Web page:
Browsing Psychology by Authors
The effect of male incarceration on rape myth acceptance: Application of propensity score matching techniqueDebowska, Agata; Boduszek, Daniel; Dhingra, Katie; DeLisi, Matthew; University of Chester ; University of Huddersfield ; Manchester Metropolitan University ; Iowa State University (Taylor & Francis, 2016-03-17)The aim is to assess the effect of imprisonment on rape myth acceptance. The research used a sample of male prisoners incarcerated for non-sexual crimes (n = 98) and a sample of males drawn from the general population (n = 160). Simple linear regression did not indicate a significant effect of incarceration on rape myth acceptance. After controlling for background covariates using propensity score matching, analysis revealed a positive significant effect of incarceration on rape myth acceptance. Although further research is required, results indicate that being subject to incarceration has a significant positive effect on stereotypical thinking about rape.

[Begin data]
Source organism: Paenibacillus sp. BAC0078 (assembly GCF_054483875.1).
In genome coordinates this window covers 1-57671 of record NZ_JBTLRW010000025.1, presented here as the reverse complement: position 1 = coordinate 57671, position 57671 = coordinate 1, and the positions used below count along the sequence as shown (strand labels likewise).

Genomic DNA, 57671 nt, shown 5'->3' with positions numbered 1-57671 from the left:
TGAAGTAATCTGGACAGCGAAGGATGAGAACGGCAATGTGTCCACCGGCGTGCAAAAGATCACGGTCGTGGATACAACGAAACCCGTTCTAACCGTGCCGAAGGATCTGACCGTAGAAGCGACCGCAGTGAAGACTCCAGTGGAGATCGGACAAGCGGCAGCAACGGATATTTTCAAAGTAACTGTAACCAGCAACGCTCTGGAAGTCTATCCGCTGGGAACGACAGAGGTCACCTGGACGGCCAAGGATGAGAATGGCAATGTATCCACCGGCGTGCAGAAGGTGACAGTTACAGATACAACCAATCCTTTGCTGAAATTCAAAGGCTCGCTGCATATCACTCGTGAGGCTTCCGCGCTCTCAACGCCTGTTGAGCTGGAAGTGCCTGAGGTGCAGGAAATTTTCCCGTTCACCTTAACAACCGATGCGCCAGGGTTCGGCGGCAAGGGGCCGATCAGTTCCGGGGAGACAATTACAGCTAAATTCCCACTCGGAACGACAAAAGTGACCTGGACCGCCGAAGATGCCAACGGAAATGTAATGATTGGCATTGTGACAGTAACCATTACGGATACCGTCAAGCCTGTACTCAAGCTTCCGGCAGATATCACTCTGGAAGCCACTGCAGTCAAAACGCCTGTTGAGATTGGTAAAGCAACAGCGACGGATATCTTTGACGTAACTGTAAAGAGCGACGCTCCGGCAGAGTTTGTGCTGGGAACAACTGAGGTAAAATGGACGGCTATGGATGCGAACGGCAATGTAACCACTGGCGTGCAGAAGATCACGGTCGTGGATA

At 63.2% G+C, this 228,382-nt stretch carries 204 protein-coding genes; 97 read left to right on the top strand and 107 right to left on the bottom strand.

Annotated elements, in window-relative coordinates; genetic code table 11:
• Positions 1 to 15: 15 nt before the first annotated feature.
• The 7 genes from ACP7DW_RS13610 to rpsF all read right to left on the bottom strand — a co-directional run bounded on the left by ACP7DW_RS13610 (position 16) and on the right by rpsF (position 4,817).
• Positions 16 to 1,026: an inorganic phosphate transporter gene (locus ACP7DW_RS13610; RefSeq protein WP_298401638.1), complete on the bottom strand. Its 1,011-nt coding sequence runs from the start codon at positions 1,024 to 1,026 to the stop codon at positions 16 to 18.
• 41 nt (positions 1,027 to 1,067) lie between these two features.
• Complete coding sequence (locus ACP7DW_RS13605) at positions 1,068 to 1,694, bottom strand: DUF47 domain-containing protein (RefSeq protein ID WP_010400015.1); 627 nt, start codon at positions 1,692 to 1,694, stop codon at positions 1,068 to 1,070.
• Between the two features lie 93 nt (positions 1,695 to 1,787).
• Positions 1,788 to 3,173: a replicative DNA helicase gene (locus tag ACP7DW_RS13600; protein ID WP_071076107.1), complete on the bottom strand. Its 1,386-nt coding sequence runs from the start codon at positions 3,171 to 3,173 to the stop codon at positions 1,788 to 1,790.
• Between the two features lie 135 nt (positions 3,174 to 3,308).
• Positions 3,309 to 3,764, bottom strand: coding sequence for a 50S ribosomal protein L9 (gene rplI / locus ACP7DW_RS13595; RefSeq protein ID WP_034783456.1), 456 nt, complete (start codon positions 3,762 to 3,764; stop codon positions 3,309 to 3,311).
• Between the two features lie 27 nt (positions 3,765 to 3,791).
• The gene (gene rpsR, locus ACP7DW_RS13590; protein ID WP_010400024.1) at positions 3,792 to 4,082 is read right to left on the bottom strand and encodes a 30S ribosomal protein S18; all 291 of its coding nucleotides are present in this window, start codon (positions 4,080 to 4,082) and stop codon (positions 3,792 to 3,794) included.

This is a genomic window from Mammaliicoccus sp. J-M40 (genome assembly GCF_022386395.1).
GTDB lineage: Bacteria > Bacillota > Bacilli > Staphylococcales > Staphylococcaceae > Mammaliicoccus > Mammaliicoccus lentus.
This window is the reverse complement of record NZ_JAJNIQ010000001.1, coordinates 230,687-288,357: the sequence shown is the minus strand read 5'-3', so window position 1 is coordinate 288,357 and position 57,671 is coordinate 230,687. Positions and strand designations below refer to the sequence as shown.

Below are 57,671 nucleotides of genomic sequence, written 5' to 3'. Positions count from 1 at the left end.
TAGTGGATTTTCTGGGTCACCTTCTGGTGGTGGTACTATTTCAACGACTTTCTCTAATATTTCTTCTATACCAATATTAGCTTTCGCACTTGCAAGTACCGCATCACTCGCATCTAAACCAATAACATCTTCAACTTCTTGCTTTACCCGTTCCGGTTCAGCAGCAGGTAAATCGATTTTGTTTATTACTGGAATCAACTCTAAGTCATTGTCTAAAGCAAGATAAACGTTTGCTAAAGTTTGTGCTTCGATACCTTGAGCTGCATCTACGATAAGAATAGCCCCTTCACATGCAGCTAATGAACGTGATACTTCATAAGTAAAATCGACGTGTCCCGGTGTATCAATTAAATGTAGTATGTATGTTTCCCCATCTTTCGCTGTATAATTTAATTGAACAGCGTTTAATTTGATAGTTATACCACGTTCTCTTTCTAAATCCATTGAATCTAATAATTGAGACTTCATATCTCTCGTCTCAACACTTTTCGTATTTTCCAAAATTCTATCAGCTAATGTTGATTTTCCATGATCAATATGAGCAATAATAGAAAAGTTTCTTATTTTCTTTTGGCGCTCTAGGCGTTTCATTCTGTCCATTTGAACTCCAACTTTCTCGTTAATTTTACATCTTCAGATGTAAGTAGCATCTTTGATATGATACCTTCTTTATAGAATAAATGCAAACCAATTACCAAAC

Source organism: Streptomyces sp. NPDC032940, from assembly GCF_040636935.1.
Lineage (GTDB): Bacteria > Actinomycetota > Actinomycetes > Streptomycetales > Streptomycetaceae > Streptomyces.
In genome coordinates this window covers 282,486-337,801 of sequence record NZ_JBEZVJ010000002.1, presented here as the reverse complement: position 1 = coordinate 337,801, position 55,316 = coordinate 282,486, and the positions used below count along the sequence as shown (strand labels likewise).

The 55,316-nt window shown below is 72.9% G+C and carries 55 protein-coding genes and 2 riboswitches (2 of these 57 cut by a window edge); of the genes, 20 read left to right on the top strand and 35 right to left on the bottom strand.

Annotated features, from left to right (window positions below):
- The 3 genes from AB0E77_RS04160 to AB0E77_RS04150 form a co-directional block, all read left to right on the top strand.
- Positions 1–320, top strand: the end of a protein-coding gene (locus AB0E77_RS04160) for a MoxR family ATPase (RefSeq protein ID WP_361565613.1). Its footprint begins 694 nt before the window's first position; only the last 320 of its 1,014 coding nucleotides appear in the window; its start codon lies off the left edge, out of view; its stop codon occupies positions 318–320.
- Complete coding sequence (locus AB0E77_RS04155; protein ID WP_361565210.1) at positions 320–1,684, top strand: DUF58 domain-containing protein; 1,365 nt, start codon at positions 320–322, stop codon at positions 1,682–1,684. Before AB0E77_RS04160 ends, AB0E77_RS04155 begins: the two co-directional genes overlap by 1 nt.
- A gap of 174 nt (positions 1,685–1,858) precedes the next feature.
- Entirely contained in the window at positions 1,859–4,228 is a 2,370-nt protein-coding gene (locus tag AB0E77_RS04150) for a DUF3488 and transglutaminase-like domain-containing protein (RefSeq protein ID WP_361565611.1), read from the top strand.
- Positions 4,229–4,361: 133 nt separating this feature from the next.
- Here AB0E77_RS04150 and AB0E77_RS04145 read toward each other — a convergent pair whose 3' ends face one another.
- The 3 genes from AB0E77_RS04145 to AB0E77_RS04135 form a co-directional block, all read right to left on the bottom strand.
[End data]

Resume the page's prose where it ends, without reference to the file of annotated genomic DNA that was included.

Introduction and validation of Psychopathic Personality Traits Scale (PPTS) in a large prison sampleBoduszek, Daniel; Debowska, Agata; Dhingra, Katie; DeLisi, Matthew; University of Huddersfield; SWPS University of Social Sciences and Humanities, Poland; University of Chester; Leeds Beckett University; Iowa State University (Elsevier, 2016-02)Purpose: The aim of this study was to create and validate a brief self-report scale of psychopathic personality traits for research purposes which would grasp the essence of a psychopathic personality, regardless of respondents’ age, gender, cultural background, and criminal history. Methods: The Psychopathic Personality Traits Scale (PPTS), The Measure of Criminal Social Identity, Self-Esteem Measure for Criminals, The Child Sexual Abuse Myth Scale, Attitudes Towards Male Sexual Dating Violence, and Lie Scale were administered to 1,794 prisoners systematically sampled from 10 maximum- and medium-security prisons. Dimensionality and construct validity of the PPTS was investigated using traditional CFA techniques, along with confirmatory bifactor analysis and multitrait-multimethod modelling (MTMM). Seven alternative models of the PPTS were specified and tested using Mplus with WLSMV estimation. Results: MTMM model of PPTS offered the best representation of the data. The results suggest that the PPTS consists of four subscales (affective responsiveness, cognitive responsiveness, interpersonal manipulation, and egocentricity) while controlling for two method factors (knowledge/skills and attitudes/beliefs). Good composite reliability and differential predictive validity was observed. Conclusion: This brief measure of psychopathic traits uncontaminated with behavioural items can be used in the same way among participants with and without criminal history.